There is a common assumption that screening for anything is always a good thing. But should we always be screened, or should we perhaps consider the implications before we go ahead ?
Scans and pregnancy
When I was pregnant with my first child, the 20 week screening scan showed an abnormality in the umbilical cord. The ultra-sonographer gave me a bit of information, and told me that I needed to return for a very detailed scan with the specialist. I pushed her for more information and was told that this abnormality could be associated with chromosomal problems such as trisomy 18, or Edward’s syndrome. She didn’t know that I was a doctor, but even if I wasn’t, I could have googled it when I got home.
However, all I could remember from medical school about Edward’s syndrome was this terrifying phrase that started whizzing around my head: “Incompatible with life”. I was distraught by the time we got home, and the few days spent waiting for the detailed scan were anxious ones. My nearly nine year old is thriving, and he was a healthy baby despite his single umbilical artery.
I felt so traumatized by the whole experience that it made me question all the scans and tests that we offer in pregnancy. From being a fit and healthy young woman with a completely normal first pregnancy, I had become a patient with a potentially seriously ill baby. Even after the detailed scan, I never felt quite as confident for the rest of that pregnancy.
Now I know that most people would argue that surely it is best to know in advance if there is a problem, and in many situations this is certainly true. Babies with severe congenital heart disease can be delivered in specialist hospitals so that they can be operated on immediately after birth, sometimes surgery can even be performed in utero. However, would I prefer to know in advance if my baby had a cleft lip, or would I prefer to carry on with a happy carefree pregnancy and discover it at birth? A really difficult one to know if you have never been in that situation.
No screening test is perfect
What we forget about screening tests is that they do not guarantee you a positive outcome – there is no perfect screening test. If there were, it would be 100% sensitive, meaning it picks up 100% of cases of the condition it is looking for. It would be 100% specific, meaning it is only positive for cases of that condition and there are no “false positives” (when a test says that you are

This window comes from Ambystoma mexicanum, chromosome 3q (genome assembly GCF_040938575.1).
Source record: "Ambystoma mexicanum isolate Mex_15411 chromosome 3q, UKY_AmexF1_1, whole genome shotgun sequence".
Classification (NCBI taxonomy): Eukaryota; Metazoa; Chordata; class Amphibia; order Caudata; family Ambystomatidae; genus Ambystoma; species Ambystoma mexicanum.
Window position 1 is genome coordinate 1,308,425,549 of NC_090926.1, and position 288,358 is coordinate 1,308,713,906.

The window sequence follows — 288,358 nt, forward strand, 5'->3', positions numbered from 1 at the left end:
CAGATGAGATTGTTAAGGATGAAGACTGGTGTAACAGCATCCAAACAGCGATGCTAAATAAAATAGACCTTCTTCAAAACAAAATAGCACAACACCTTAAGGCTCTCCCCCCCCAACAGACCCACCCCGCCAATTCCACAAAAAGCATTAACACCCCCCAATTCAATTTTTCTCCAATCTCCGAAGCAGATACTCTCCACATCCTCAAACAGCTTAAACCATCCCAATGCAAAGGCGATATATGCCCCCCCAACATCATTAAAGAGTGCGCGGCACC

affected when actually you are not). Also, it would detect a condition that is very well understood and can be treated, and the treatment must then make a difference.
There has been huge debate in the medical and mainstream press over the last few years about screening for prostate cancer and breast cancer. The UK and the USA have differed dramatically in their approach to prostate cancer screening in the past.
In the US, men were positively encouraged to have the test on a regular basis. In the UK, all family doctors were issued with leaflets and advice to hand out to any patients requesting PSA (prostate specific antigen) testing. These leaflets explained that PSA testing could detect some cases of prostate cancer before they caused symptoms, but there would also be cases that were missed. Many men would also need further investigation with prostate biopsies because they had a raised PSA, but would turn out not to have cancer (false positives). For some of those with confirmed cancer, it would never have caused any problems during their lifetime, but they would still be treated and risk potential side effects from treatment such as impotence and urinary incontinence.
The current statement of the US Preventive Services Taskforce says that “current evidence is insufficient to assess the balance of benefits and harms of prostate cancer screening in men younger than age 75 years.“ For men older than 75 they conclude that the evidence suggests that screening offers more harms than benefits.
For mammography, the situation is equally confusing. One week there will be front-page headlines about the number of lives saved by breast cancer screening, the next week we are being told about the dangers of “overdiagnosis” and the numbers of women who have been treated for breast cancers that would never have caused them any harm.
Power to the patients
I do not wish to come across as someone who is anti-screening. I have always attended regularly for my cervical smear tests and I will go for regular mammograms, but I will go for these with full knowledge of the fact that they are not perfect tests, having made an informed decision about whether I want them or not.
Which brings me on to patient information. The sante.lu website does mention the downsides of mammography, and there is a leaflet sent out with your official invitation at age 50. This leaflet is rather evangelical about mammography in general, but does at least mention that occasionally breast cancers can be missed. I would like to see a leaflet available in all doctors’ rooms, especially the gynecologists, which is handed to women whenever they are referred for a screening mammogram, informing them fully and making it clear that they have a choice about whether to proceed.
The days of doctors as “Gods” who need to be obeyed without question are gone. We should be empowering our patients to take control of their own health and make their own informed decisions.
By Susie Tunstall-Pedoe, January 2013